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Kim Fox

Return to Planet Earth

(Franklin Castle; US: 18 Mar 2003; UK: Available as import)

What do you get when you combine the mature and intelligent lyrics of an early ‘70s singer/songwriter, the sound of orchestral pop, modern dance and A/C arrangements, and a sweet, childlike voice on top of it all? After listening to her Return to Planet Earth, I’d have to say Kim Fox. And, I would add, the resulting music is fantastic. The native New Yorker, who is currently based in Los Angeles, has brilliantly mixed sounds spanning the last four decades of pop music to create a new, modern archetype of the singer/songwriter. And while it seems like a simple enough idea, try naming anyone (with the possible exception of Rufus Wainwright) who has successfully executed it.


The resulting sound is all Fox’s own—an impressive achievement since this is only her second album—but there are lots of helpful comparisons to be made. Musically, Fox has integrated the influences of admitted heroes like Laura Nyro, Elton John, and Burt Bacharach, with a little Carly Simon and Kate Bush thrown in for good measure. Fox’s interest in the music of Gloria Gaynor and Donna Summer also makes sense, as drum machines occasionally find a place among the airy acoustic guitar, piano, horns, ukulele, celeste, and cello. It’s surprising and exhilarating to hear how Fox and producer Linus of Hollywood pull these disparate elements together into solid arrangements. The opener, “Ladybug”, is as good an example as any. It starts off sounding like ‘60s chamber pop, complete with the poetic lines “I was at the well wishing for a good omen / When into my hand you did fly” and “ba bum bum” backing vocals. When the chorus kicks in, though, the song erupts into modern dance beats. “Baby I Want You Back” is similarly deceptive, beginning with baroque strings leading into “ba ba ba ba ba” harmonies, but it winds up being the album’s heaviest dance track. Other songs are more straightforward but just as diverse. “Little Piece of Heaven” is a full-on piano ballad; “Feel Like Crying” has a Tin Pan Alley lilt; and “Lazy” is sunny ‘60s pop. Fox’s high, ultra-feminine voice holds it all together while bringing to mind a host of girl-women singers including Susanna Hoffs (for whom Fox is a dead ringer on the track “I’ve Got Music”), Juliana Hatfield, Patti Rothberg, and Harriet Wheeler of the Sundays. Without the diverse musical approach, Fox’s thin voice might become grating, but instead it blends right into the carefully constructed pop arrangements.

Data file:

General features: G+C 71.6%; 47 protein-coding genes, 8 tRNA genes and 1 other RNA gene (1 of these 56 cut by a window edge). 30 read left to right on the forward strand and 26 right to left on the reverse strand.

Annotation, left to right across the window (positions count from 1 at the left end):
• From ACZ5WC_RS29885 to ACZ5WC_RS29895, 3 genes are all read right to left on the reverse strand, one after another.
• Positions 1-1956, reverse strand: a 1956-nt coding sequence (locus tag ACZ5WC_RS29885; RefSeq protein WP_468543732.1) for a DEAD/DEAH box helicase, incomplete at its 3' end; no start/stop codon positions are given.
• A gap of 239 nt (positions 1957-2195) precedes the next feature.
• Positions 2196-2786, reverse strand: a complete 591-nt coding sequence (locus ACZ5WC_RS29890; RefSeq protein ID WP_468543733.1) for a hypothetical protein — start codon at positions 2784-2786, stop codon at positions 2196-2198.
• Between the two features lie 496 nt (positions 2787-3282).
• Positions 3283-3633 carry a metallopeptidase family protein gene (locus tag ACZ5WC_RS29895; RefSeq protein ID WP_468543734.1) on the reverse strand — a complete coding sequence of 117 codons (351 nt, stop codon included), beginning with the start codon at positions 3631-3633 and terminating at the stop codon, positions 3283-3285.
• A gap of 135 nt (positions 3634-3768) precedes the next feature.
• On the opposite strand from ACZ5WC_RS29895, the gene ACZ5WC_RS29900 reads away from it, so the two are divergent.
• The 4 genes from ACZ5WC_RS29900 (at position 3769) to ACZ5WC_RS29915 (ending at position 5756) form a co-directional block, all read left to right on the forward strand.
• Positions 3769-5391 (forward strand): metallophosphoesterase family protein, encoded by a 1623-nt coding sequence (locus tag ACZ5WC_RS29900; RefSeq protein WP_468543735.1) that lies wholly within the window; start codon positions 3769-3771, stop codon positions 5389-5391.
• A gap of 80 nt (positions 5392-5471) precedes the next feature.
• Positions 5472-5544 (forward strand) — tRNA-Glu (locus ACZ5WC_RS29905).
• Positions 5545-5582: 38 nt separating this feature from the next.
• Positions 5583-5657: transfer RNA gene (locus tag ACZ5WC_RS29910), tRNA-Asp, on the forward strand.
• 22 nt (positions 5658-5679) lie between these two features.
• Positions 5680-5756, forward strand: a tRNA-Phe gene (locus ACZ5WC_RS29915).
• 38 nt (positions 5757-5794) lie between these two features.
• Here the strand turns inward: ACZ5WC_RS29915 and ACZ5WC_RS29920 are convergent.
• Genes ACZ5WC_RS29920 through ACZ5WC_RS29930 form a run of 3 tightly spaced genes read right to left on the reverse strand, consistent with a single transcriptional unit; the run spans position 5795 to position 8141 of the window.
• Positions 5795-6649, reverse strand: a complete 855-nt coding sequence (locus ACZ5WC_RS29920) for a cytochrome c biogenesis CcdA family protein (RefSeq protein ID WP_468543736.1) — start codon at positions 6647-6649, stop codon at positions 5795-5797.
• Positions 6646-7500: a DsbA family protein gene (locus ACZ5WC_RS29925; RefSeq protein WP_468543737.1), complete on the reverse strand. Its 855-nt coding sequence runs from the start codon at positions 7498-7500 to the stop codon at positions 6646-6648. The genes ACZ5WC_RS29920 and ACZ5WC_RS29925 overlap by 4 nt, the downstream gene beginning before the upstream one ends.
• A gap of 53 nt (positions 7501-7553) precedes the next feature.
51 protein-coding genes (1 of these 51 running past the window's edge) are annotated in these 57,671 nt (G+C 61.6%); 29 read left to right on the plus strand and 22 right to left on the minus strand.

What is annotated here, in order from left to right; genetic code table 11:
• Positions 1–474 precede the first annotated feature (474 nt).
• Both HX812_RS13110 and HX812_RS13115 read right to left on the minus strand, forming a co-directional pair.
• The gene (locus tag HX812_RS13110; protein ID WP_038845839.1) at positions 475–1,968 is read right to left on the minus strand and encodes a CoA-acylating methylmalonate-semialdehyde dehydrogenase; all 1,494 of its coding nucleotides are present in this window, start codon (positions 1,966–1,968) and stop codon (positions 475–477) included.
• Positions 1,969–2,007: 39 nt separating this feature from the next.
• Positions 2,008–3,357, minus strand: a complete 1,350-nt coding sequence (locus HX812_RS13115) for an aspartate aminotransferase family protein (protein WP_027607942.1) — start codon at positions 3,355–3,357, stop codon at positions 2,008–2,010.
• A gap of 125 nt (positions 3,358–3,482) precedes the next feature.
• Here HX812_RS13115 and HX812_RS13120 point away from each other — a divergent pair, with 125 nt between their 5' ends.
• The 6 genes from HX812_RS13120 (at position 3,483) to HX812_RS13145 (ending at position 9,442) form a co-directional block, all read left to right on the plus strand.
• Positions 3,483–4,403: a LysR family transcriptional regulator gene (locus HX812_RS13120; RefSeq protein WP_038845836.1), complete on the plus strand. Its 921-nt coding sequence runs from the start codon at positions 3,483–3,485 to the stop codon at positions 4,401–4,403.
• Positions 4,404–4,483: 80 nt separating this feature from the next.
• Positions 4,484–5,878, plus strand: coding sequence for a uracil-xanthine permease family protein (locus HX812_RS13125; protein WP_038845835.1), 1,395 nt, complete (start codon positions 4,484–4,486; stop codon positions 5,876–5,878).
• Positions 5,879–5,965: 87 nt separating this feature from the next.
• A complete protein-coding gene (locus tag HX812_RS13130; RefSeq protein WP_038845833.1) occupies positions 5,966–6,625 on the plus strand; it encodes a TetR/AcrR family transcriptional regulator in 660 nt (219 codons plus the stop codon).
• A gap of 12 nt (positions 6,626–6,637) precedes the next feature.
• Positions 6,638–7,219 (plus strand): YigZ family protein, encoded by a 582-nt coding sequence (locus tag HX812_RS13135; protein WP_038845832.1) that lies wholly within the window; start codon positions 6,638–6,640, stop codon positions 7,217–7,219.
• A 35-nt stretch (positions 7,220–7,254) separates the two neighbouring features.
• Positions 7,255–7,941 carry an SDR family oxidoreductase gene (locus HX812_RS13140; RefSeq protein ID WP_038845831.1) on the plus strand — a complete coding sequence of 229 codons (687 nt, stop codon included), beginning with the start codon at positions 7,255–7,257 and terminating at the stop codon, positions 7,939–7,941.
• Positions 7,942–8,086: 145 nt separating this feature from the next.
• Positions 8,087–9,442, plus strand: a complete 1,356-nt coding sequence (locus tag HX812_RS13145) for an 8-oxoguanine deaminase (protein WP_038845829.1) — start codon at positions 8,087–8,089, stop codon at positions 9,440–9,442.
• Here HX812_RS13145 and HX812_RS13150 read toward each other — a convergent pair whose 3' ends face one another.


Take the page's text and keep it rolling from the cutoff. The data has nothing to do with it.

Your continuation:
Impressively, Fox plays a lot of the basic instruments herself and wrote or co-wrote every song on the album. Her songwriting talent, in fact, is what first got her noticed; she landed a publishing deal with BMG Music before getting a record deal with DreamWorks, which released her 1997 debut, Moon Hut. It seems musical talent is in Fox’s blood. Her father, Norman, led the ‘50s doo-wop group Norman Fox and the Rob Roys and her brother is a classical conductor. Fox’s knowledge of and respect for pop tradition is as apparent in her songwriting as it is in the lyrics of “I’ve Got Music”: “To an empty apartment / Who greets me when I’m home? / A record player and a pair of headphones. . . . / I’ve got music / So I’ve got love”. Judging from the high quality of Return to Planet Earth, we’ve got a lot to look forward to from Kim Fox. Let’s just hope her hard-to-categorize sound can find a place on the niche-driven airwaves so her music can find the audience it deserves.

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